|English pages||Megalithic astronomy|
|General info > Method - Observatories - Geometry - Date-lines - Precession|
Megaliths are often useful to observe movements in the celestial sphere.
Megalith's usability as observatory does NOT prove they where intend to!
Observations using a alignment
An alignment (a row of standing stones) can be used to
observe certain point on the horizon, for example the point of
sunrise on a specific moment like midsummer solstice. A combination
of lines of view can be used as calendar.
Observations using a stone circle
A stone circle of course gives more possibilities; it can be used to construct a year calendar...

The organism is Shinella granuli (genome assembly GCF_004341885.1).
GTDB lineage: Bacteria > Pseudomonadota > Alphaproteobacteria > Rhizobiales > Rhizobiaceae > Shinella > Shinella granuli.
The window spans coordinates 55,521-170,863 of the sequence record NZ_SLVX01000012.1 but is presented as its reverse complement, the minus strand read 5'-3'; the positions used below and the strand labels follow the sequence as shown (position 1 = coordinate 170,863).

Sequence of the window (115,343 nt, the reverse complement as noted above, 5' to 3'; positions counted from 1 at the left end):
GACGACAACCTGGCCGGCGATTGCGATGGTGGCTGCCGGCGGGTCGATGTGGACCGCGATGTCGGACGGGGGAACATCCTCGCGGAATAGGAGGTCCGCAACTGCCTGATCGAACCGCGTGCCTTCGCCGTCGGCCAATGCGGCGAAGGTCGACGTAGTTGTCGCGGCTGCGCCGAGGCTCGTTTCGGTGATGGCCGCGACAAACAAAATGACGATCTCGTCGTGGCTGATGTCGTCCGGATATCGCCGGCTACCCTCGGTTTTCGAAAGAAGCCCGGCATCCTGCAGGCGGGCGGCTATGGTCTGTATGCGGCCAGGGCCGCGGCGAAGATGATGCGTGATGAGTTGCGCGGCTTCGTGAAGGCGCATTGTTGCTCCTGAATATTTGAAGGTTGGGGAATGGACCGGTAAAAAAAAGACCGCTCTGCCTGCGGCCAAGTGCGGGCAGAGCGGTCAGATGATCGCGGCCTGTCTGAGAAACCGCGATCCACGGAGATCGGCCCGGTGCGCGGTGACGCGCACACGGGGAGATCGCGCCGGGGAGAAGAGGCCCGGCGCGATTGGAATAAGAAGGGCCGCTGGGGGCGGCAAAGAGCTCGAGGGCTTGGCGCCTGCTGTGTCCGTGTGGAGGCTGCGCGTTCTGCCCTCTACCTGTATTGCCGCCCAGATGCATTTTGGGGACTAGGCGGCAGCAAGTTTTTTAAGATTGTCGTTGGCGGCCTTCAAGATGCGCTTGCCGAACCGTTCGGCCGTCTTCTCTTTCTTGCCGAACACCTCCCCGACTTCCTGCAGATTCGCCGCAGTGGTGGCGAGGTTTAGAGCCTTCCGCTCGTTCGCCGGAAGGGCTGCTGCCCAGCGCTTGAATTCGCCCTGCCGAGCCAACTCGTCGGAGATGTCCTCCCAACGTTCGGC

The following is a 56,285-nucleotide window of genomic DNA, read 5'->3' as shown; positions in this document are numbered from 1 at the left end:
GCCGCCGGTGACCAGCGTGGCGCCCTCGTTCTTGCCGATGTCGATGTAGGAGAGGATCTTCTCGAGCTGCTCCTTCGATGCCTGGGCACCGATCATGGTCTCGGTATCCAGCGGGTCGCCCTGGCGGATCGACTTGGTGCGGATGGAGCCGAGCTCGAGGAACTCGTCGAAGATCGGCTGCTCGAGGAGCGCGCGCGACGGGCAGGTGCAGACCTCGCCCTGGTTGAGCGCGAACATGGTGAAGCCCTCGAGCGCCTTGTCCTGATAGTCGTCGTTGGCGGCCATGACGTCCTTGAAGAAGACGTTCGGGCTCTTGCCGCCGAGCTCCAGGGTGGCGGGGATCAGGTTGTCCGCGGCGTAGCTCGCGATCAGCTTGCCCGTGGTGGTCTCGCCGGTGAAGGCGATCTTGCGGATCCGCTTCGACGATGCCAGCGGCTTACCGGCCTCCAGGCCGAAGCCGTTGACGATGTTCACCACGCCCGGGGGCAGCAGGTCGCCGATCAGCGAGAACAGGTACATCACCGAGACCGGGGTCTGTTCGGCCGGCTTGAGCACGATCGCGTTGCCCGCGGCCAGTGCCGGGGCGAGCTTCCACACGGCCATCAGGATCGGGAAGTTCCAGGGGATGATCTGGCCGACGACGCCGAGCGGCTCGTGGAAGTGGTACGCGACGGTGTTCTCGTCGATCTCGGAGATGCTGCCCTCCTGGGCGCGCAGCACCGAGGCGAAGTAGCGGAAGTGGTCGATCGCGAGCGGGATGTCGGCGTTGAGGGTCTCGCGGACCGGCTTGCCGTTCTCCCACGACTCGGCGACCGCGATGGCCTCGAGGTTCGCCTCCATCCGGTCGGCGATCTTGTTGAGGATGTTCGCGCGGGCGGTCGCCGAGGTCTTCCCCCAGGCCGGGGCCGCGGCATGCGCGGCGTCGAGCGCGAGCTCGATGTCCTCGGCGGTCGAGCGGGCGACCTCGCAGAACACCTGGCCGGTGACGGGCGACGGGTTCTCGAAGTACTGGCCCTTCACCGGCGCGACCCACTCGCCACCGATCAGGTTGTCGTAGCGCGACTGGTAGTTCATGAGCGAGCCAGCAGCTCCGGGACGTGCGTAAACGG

The angle 'X' (figure above) is determinate by the observatory's degree of latitude. More northwards the angle "X" will be greater, more southwards 'X' will be smaller. The same stone circle can also be used to mark the points of sun set...
Around midwinter and midsummer during a week the sun seems to rise (or set) on the same point. This phenomenon is called the 'solstice'. This is a consequence of the Earth's elliptic orbit around the Sun.
Many chambered tombs are like a tunnel, sunbeams can only reach the chamber on specific moments, for example Newgrange (Ireland), where the sunbeams bring light into the chamber on winter solstice.
So using a long tunnel we can make a date marker. If the
tunnel is directed east, to the spring-equinox
(around March 21) than also the sunbeams shall
light the tunnel during autumn-equinox (around September 23)
An arrangement positioned to the south could also be used, because
the Sun's maximal ascension (noon) changes
during the year. During midwinter the Sun's ascension above the horizon
is lowest, the highest ascension is reached at noon around June 21. A southwards arrangement gives the discomfort of the blinding
sunbeams, dangerous for the observer.